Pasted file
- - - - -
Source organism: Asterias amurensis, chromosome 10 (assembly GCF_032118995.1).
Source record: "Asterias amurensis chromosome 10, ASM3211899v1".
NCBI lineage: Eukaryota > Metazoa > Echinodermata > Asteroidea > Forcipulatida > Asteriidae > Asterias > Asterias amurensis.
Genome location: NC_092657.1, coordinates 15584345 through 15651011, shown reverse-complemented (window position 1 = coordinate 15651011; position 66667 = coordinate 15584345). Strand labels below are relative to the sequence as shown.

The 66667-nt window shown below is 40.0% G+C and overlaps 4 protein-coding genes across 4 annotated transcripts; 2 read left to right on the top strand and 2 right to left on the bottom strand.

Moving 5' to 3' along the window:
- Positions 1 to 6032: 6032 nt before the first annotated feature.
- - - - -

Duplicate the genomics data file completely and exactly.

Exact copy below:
Source organism: Asterias amurensis, chromosome 10 (assembly GCF_032118995.1).
Source record: "Asterias amurensis chromosome 10, ASM3211899v1".
NCBI lineage: Eukaryota > Metazoa > Echinodermata > Asteroidea > Forcipulatida > Asteriidae > Asterias > Asterias amurensis.
Genome location: NC_092657.1, coordinates 15584345 through 15651011, shown reverse-complemented (window position 1 = coordinate 15651011; position 66667 = coordinate 15584345). Strand labels below are relative to the sequence as shown.

The 66667-nt window shown below is 40.0% G+C and overlaps 4 protein-coding genes across 4 annotated transcripts; 2 read left to right on the top strand and 2 right to left on the bottom strand.

Moving 5' to 3' along the window:
- Positions 1 to 6032: 6032 nt before the first annotated feature.